In the Lean manufacturing world “3P” (Production Preparation Process) is a method for product and production design (i.e. designing a production process and production space layout for a particular product). The goal is to develop a process or product that meets customer requirements in the “least-waste way”. It is not difficult to make the intellectual leap to using 3P in facility design and process improvements, particularly in healthcare where the activities of “producing” and “preparing” services for patients depends heavily on a well-tuned “process”.
This activity is typically accomplished by conducting a multi-day “3P event” in which a team rapidly creates and tests potential designs. The goal is to optimize flow and value to the customer. The team focuses on the processes and space related to one service line or department and is comprised of cross-functional members essential to the work.
During a 3P event the team undertakes the following activities:
•Use Lean tools and methods to “design out” waste from the start
•Brainstorm alternative ways to meet customer needs using different processes/flows
•Test and analyze each alternative
•Evaluate each alternative against defined criteria
Even though 3P is a Lean method from manufacturing, the translation to hospital design is simple. A team is designing a new space (not a product) but is still analyzing process and determining how to best meet the customer’s needs. The team develops options for the design, tests them via 2D models or mock-ups, and evaluates the design options against determined criteria.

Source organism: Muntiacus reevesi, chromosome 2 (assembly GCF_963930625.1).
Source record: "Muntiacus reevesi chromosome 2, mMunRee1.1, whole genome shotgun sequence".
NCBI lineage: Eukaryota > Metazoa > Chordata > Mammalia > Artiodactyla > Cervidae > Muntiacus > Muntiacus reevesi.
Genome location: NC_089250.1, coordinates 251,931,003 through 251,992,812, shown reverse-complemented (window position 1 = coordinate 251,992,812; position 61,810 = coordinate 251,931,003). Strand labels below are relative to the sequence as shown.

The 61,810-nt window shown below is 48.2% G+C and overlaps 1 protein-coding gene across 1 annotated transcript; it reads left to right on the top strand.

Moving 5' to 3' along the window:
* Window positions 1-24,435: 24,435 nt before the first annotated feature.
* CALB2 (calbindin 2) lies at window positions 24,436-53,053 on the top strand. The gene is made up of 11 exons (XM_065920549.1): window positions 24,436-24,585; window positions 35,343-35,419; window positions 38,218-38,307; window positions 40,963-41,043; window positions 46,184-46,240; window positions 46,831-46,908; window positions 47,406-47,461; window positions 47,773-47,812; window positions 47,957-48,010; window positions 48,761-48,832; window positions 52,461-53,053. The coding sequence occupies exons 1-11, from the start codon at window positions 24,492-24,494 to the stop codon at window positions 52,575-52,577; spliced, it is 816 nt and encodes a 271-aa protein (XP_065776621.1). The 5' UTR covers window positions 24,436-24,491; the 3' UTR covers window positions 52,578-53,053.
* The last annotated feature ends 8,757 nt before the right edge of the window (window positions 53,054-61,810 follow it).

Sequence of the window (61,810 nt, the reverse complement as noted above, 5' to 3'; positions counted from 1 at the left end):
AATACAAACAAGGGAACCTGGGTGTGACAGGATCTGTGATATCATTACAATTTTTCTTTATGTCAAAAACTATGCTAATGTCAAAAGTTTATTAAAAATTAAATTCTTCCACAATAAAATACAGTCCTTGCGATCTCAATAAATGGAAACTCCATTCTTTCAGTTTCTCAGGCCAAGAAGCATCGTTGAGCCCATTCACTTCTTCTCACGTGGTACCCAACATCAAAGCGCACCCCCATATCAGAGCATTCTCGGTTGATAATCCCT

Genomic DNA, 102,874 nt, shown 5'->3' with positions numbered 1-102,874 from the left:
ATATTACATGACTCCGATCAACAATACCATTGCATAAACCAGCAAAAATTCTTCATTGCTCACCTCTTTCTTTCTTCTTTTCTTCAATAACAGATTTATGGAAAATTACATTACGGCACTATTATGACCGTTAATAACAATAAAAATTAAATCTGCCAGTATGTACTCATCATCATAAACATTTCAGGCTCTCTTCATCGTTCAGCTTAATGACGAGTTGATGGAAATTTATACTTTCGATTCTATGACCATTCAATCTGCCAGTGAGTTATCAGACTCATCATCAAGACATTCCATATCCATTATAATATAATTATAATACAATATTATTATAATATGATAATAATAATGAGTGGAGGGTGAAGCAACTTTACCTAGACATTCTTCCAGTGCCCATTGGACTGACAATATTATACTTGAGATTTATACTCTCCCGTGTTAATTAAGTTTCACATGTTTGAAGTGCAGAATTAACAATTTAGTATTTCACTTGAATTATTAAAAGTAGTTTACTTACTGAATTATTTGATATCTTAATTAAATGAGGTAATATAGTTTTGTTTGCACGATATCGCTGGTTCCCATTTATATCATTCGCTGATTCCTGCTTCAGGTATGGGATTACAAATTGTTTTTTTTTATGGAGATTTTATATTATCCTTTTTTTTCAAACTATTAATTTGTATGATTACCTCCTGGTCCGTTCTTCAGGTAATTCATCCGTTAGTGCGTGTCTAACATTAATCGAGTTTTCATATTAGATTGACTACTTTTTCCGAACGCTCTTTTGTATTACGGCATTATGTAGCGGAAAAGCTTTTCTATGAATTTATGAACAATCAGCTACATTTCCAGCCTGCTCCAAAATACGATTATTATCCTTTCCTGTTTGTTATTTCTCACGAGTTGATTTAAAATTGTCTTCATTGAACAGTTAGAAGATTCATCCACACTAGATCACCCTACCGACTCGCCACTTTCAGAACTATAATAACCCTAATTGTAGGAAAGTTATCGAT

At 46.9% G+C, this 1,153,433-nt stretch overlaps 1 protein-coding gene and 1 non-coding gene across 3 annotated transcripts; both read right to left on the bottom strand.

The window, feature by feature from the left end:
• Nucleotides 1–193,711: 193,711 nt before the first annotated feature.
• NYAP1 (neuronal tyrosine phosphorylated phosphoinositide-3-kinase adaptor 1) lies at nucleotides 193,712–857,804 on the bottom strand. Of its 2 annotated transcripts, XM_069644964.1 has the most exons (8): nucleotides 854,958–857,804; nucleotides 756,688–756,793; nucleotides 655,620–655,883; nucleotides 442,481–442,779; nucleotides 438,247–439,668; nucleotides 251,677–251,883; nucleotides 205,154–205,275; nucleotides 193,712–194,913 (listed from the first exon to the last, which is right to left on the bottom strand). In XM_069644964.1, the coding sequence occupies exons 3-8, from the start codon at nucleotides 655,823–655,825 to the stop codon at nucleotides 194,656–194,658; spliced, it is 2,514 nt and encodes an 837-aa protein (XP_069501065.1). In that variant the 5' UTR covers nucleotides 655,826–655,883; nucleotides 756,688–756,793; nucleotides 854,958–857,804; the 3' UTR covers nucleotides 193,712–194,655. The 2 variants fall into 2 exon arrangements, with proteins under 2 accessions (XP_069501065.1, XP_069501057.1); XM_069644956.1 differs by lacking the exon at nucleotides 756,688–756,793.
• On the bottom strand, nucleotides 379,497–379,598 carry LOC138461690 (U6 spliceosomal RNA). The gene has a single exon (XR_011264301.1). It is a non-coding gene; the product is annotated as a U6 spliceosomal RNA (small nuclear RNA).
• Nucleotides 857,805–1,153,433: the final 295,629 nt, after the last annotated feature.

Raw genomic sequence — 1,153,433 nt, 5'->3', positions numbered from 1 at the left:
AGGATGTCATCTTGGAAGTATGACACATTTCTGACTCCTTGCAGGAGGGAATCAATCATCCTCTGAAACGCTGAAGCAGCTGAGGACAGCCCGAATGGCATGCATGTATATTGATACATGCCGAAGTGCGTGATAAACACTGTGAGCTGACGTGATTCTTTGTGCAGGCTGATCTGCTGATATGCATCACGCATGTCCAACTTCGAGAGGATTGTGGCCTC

Charrette: Any collaborative session in which a group of designers drafts a solution to a design problem. ... Each sub-group presents its work to the full group as material for future dialogue. Such charrettes serve as a way of quickly generating a design solution while integrating the aptitudes and interests of a diverse group of people. (Source: Wikipedia)
The Lean methodology 3P, combined with the common architectural practice of a charrettes is a successful way to guide users and design team representatives through problem solving and design solutions. Common charrette techniques are applied during the test and analyze activity of the 3P event. Sub-groups are challenged to brainstorm several alternatives to process flows and test different associated space layouts. The rigor applied during charrettes allows for breakthrough solutions and collaboration amongst the team.
The layout development and testing is often done using a design practice known as “gaming” with 2D pieces of the new space, as shown in the figure below.
Contact the Lean Healthcare West office to learn more about 3P for Hospital Design: (503) 416-4700 or email@example.com